The third problem related to identifying the most comprehensive treatment strategy. With the inclusion of surgery, it is necessary to arrange the time sequence and intensity of ICIs, radiation, and chemotherapy. Meanwhile, it is also important to determine whether there is a difference between non-surgery and surgery, or how much benefits can surgery bring, especially for patients who achieved CR after neoadjuvant therapy. Thus, further prospective studies are indispensable to confirm the best treatment strategy.
Personalized treatment for stage III NSCLC
Personalized treatment will inevitably become the focus of future research. In order to choose the appropriate comprehensive treatment strategy, big data analytics, which is based on basic clinical data, biomics data, and radiomics data, may become an integral part of therapy. Using big data, valuable information will be extracted from patients with different clinical biological behaviors and failure phenotypes, which could be used as a guide for precision therapy. Rizvi et al. analyzed molecular determinants of responses to PD-1 and PD-L1 blockade in patients with NSCLC profiled with targeted next-generation sequencing, and the results demonstrated that targeted NGS could accurately estimate TMB and that elevated TMB further improved the likelihood of benefit to ICIs. TMB did not correlate with PD-L1 expression, with both variables having similar predictive power (56). Similar results are reported in advanced NSCLC and in most other cancers (57-60). Currently, other indicators from the microenvironment (61,62), include CD8, CD45RO, CD3+, S100 + cells etc. However, the treatment strategy for patients with stage III NSCLC is so complex that prediction is exceedingly difficult, and requires more reliable, comprehensive, and dynamic predictive measures.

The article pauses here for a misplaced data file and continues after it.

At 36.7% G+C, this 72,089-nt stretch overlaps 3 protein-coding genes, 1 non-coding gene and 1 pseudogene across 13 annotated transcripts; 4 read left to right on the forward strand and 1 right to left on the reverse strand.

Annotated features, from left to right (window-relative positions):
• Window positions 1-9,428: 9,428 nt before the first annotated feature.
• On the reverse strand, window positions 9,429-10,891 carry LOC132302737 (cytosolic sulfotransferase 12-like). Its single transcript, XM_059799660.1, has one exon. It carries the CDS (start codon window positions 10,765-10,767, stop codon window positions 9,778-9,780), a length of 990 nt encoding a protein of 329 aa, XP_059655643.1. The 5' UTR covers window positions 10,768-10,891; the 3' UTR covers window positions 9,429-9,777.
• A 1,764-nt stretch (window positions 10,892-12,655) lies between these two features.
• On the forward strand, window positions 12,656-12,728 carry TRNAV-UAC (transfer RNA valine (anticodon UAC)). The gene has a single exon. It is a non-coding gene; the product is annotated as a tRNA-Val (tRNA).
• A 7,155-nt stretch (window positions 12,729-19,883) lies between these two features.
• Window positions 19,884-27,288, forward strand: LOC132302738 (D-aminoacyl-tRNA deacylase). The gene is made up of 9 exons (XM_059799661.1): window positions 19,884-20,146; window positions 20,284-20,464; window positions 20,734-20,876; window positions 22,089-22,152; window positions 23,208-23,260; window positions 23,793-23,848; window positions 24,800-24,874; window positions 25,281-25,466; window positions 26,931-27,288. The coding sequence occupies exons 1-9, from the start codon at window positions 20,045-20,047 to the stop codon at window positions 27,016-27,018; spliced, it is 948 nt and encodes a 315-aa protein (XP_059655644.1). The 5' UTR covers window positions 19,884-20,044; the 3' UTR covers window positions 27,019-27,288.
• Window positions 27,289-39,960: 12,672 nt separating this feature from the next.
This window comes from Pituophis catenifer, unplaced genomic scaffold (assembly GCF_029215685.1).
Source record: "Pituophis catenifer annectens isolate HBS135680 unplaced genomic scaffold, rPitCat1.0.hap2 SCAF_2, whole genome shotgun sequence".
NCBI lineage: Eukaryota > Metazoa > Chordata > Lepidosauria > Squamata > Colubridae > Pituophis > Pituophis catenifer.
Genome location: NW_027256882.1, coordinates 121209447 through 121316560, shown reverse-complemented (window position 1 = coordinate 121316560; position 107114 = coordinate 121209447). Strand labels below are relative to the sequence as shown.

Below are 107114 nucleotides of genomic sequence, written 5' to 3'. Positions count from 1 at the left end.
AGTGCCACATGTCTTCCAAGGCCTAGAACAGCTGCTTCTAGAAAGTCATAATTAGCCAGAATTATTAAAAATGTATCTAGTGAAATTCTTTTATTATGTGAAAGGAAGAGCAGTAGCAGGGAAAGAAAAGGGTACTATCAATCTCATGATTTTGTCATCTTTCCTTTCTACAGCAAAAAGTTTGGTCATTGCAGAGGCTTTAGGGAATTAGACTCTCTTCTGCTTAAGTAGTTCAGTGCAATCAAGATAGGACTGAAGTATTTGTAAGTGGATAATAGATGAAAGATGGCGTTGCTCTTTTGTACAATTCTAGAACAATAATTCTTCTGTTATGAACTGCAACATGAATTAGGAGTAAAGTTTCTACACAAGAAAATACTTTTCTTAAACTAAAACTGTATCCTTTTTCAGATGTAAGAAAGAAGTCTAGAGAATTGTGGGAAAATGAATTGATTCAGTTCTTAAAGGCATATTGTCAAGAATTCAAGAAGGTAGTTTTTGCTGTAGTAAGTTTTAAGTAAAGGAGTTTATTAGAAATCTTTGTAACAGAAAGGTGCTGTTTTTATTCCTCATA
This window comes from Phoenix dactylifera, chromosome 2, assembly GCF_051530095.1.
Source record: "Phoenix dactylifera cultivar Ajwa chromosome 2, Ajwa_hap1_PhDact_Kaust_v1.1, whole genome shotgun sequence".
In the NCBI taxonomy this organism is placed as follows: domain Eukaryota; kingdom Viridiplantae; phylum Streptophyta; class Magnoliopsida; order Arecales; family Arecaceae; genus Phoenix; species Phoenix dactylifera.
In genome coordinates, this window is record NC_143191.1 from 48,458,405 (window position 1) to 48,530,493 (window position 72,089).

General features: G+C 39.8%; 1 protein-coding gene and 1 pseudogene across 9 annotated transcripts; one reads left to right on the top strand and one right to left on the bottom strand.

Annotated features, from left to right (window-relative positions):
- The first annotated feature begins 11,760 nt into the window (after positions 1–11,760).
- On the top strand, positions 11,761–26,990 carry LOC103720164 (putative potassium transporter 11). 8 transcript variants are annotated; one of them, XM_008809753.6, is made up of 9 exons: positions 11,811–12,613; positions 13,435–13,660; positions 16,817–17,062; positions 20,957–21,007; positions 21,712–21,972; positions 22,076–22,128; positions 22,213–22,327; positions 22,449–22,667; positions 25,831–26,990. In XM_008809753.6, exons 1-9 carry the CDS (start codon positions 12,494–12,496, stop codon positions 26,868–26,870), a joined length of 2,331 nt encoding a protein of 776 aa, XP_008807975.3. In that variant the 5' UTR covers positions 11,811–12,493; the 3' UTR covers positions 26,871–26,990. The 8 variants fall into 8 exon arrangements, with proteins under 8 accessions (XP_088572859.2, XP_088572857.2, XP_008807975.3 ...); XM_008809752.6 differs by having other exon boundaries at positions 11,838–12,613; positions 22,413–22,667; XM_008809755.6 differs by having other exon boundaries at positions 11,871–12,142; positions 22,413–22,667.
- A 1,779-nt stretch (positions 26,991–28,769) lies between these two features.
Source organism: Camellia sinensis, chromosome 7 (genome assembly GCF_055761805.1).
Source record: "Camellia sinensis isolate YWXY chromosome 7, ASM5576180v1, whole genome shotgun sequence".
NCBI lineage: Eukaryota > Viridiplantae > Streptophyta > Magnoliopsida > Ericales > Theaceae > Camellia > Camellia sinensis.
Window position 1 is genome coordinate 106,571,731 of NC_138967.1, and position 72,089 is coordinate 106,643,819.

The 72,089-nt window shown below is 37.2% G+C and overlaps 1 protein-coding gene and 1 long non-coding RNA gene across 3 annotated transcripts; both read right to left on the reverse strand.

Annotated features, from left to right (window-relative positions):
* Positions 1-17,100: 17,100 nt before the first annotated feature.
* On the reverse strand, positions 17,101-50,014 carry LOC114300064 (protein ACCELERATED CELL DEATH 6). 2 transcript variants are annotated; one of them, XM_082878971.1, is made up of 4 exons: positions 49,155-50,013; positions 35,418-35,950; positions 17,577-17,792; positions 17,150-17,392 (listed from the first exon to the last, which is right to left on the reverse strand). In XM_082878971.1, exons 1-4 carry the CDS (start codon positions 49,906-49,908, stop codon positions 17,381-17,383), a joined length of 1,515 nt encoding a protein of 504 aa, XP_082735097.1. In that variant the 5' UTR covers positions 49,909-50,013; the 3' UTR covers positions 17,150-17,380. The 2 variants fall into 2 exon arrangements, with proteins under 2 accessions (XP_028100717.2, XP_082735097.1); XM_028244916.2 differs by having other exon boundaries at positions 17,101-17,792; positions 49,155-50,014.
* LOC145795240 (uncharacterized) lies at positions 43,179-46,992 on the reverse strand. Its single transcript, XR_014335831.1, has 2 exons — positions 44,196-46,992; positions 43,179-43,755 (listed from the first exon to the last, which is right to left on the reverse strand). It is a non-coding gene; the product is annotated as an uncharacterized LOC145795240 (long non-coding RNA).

In short, immunotherapy has opened an expansive exploratory space to discover further improvements in the clinical efficacy of patients with stage III NSCLC, but has, at the same time, posed numerous challenges. More clinical studies and further exploration of personalized treatment, guided by clinical, pathological, biomarkers, and imaging data are needed to help these patients.
Funding: This study was supported by the National Key Research and Development Program of China (2016YFC0905502), the Shanghai Shen Kang Hospital Development Center Clinical Research Plan of SHDC (16CR1016A), and the National Natural Science Foundation of China (81803044).
Conflicts of Interest: All authors have completed the ICMJE uniform disclosure form (available at http://dx.doi.org/10.21037/tlcr-20-896). CZ serves as an unpaid editor-in-chief of Translational Lung Cancer Research. YH serves as the unpaid editorial board member of Translational Lung Cancer Research from January 2020 to December 2021. The other authors have no conflicts of interest to declare.
Ethical Statement: The authors are accountable for all aspects of the work in ensuring that questions related to the accuracy or integrity of any part of the work are appropriately investigated and resolved. The study was conducted in accordance with the Declaration of Helsinki (as revised in 2013). Written informed consent was obtained from the patient for publication of this manuscript and any accompanying images.
Open Access Statement: This is an Open Access article distributed in accordance with the Creative Commons Attribution-NonCommercial-NoDerivs 4.0 International License (CC BY-NC-ND 4.0), which permits the non-commercial replication and distribution of the article with the strict proviso that no changes or edits are made and the original work is properly cited (including links to both the formal publication through the relevant DOI and the license). See: https://creativecommons.org/licenses/by-nc-nd/4.0/.
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(English Language Editor: J. Gray)